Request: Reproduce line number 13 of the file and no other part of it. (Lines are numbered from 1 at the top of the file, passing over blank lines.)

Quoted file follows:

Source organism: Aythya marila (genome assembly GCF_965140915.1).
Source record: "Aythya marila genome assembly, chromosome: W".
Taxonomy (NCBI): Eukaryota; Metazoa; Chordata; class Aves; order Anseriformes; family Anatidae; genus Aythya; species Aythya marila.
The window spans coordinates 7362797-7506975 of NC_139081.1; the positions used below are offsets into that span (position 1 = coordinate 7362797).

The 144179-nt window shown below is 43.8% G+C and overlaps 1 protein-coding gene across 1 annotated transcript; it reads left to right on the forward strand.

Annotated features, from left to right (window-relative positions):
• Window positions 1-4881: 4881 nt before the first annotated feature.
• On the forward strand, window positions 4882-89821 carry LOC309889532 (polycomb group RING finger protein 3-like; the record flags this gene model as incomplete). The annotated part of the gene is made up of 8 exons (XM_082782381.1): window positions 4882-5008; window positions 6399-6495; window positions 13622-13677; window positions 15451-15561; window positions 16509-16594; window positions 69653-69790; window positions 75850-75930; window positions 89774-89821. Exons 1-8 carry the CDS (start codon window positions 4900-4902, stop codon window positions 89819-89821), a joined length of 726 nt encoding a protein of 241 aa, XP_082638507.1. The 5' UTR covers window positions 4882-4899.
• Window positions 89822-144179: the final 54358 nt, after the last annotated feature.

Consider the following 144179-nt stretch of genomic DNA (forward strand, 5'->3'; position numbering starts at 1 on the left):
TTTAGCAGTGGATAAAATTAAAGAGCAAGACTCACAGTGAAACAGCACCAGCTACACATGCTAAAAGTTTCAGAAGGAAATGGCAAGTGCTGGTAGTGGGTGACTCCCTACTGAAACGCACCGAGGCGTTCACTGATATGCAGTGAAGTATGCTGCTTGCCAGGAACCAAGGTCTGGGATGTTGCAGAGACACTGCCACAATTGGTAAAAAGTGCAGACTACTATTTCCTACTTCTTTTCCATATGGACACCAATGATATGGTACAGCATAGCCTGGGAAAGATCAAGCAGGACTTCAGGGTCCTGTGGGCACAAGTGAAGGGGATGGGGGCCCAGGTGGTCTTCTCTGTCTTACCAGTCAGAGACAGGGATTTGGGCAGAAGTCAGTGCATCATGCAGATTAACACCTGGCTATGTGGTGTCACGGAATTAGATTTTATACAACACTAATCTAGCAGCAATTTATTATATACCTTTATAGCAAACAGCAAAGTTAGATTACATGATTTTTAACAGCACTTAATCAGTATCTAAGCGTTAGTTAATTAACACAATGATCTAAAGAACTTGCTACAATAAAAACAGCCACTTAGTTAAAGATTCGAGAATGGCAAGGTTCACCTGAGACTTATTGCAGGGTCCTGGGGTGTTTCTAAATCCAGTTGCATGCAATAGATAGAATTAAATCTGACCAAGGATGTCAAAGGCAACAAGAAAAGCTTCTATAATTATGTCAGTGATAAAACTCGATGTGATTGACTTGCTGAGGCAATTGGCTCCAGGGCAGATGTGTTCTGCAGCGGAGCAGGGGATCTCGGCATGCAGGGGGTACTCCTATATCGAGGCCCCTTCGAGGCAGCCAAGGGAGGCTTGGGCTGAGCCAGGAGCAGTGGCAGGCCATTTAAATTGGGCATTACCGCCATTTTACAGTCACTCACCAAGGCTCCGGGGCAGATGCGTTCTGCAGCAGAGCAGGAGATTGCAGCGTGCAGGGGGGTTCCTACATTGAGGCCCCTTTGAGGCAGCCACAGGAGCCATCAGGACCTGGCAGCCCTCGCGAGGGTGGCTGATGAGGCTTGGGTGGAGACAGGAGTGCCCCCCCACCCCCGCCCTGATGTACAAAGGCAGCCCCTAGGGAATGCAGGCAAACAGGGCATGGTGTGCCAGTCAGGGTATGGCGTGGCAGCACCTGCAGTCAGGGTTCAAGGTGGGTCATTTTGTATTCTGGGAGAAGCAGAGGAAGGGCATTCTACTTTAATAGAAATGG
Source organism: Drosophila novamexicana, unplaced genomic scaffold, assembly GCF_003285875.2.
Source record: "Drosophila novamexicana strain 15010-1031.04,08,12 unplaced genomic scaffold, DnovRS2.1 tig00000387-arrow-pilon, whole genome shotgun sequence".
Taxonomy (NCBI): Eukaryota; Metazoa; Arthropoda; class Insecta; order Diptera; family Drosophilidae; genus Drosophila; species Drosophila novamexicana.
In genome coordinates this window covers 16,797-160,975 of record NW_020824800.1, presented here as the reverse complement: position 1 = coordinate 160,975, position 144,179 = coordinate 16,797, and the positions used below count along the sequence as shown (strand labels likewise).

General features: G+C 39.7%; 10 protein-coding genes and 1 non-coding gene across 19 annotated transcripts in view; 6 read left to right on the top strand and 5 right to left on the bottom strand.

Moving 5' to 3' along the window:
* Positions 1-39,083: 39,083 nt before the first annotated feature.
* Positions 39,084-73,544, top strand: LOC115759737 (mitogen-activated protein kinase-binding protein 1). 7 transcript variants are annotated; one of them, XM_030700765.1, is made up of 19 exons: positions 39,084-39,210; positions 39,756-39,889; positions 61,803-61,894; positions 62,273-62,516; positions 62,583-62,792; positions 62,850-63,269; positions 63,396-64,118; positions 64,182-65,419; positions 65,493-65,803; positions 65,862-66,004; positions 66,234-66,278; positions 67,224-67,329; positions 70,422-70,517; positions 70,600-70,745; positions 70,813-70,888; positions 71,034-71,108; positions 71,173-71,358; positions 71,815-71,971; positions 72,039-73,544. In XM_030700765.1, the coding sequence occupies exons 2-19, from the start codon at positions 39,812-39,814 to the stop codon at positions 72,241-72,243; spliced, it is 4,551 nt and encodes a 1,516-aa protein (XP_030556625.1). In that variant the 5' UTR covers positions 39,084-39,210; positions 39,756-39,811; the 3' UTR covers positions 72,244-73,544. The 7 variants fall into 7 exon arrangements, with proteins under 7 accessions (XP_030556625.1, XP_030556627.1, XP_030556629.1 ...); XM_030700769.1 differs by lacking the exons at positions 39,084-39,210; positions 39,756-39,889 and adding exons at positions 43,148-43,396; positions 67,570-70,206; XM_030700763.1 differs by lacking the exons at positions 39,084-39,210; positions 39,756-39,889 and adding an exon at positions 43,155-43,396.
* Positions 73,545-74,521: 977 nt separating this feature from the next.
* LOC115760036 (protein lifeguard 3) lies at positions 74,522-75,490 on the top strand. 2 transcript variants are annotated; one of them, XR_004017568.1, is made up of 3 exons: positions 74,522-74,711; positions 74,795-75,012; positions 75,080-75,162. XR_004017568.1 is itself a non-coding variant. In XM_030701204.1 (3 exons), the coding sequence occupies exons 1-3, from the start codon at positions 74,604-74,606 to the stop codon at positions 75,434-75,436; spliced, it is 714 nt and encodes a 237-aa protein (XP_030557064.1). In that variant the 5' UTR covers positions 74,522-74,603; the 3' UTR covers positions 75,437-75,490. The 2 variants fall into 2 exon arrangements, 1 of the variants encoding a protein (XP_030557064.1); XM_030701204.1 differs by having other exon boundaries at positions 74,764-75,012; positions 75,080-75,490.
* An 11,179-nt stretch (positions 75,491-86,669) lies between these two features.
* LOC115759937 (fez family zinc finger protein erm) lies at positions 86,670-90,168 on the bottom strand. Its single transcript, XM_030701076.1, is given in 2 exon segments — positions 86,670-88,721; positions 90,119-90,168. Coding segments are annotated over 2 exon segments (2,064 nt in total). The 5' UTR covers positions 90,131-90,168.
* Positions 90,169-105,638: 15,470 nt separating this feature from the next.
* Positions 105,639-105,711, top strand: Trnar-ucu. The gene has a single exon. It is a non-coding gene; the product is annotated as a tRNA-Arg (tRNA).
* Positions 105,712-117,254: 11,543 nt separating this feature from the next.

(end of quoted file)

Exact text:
Source record: "Drosophila novamexicana strain 15010-1031.04,08,12 unplaced genomic scaffold, DnovRS2.1 tig00000387-arrow-pilon, whole genome shotgun sequence".